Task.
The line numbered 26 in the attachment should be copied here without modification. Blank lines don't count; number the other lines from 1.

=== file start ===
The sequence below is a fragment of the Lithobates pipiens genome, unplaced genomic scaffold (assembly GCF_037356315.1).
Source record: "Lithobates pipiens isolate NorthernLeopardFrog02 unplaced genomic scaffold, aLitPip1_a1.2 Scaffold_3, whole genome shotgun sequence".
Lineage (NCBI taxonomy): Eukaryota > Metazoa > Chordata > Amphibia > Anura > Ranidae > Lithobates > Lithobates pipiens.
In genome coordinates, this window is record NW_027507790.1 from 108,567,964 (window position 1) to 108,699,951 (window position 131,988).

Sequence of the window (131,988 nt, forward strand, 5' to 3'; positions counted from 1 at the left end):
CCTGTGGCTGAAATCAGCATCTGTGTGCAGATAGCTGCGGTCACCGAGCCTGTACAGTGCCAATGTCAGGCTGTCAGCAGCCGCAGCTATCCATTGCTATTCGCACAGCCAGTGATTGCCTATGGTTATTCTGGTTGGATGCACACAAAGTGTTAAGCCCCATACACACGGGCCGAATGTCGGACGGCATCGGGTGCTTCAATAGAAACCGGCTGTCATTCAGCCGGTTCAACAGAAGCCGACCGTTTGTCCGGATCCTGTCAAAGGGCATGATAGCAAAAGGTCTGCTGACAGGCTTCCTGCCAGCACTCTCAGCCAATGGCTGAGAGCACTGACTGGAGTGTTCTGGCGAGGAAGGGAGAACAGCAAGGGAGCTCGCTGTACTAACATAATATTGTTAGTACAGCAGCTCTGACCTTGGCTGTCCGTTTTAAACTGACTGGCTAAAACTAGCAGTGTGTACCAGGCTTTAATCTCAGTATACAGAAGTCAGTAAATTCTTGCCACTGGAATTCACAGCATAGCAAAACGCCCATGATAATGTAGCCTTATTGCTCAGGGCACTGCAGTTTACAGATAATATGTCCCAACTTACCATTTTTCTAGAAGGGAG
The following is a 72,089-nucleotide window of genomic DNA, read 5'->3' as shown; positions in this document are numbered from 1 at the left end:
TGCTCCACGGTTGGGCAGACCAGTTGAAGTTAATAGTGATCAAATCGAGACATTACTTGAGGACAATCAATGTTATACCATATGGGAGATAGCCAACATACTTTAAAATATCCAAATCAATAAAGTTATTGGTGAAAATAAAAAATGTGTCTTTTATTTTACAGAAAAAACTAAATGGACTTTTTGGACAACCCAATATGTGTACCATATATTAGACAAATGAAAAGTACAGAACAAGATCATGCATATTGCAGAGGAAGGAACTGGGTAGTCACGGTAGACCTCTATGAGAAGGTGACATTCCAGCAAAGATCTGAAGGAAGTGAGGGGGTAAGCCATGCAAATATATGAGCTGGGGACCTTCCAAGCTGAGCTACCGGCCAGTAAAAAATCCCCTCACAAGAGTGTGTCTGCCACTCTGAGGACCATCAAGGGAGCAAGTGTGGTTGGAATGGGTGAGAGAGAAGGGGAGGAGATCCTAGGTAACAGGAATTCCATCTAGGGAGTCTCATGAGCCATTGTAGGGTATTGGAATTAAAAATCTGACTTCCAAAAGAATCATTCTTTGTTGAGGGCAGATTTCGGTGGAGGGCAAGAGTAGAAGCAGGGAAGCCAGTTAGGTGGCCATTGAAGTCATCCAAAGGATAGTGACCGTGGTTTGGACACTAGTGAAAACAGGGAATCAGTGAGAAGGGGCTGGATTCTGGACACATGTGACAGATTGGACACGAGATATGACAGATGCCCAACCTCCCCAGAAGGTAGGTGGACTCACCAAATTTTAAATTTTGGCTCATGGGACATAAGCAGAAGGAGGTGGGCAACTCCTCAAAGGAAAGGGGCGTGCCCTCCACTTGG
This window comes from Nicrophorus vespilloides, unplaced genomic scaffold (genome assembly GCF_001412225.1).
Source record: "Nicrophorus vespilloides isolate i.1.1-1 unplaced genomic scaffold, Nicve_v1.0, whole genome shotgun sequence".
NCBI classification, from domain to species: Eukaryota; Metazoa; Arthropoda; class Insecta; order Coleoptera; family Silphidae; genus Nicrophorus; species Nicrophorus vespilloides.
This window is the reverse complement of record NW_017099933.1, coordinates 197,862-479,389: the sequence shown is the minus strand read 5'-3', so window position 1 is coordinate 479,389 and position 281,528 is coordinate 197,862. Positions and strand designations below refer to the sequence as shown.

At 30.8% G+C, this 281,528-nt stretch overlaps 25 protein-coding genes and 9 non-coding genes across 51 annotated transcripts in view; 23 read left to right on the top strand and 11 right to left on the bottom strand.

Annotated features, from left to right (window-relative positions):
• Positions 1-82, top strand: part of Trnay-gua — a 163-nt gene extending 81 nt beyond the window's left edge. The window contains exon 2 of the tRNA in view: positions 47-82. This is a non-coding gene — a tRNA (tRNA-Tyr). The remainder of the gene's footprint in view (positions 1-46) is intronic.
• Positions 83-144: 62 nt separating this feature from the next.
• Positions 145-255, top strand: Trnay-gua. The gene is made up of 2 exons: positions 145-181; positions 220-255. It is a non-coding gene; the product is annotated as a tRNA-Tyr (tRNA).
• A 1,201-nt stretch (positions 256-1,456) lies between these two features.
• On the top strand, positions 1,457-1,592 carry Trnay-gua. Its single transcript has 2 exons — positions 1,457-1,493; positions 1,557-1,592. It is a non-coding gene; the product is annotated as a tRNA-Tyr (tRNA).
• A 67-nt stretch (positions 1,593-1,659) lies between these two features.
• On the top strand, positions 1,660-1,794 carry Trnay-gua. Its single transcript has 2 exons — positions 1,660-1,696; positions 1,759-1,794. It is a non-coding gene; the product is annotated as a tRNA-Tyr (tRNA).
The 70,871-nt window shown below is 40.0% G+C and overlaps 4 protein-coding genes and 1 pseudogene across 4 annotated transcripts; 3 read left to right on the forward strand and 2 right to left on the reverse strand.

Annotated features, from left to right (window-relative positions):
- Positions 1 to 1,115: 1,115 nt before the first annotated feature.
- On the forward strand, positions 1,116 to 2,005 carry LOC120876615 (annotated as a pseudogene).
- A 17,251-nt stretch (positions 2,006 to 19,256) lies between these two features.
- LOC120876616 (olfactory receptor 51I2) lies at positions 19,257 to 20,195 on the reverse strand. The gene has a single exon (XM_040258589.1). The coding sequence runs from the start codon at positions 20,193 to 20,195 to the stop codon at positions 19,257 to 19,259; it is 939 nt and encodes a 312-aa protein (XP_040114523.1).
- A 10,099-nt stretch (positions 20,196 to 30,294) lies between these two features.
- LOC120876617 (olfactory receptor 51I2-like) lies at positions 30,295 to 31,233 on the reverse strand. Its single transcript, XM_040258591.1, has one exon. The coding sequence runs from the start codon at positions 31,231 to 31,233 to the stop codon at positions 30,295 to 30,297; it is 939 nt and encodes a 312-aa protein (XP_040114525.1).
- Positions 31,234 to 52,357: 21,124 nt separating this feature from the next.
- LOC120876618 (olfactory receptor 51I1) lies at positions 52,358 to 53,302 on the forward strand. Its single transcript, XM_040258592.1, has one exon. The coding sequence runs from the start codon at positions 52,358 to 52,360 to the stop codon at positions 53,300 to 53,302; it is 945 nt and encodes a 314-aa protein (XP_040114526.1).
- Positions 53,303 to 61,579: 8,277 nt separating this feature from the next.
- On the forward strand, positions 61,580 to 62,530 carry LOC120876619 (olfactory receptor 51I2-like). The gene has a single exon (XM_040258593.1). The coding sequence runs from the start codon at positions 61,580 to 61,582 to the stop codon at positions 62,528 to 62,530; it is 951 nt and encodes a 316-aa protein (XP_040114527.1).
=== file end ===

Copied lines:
- A 17,251-nt stretch (positions 2,006 to 19,256) lies between these two features.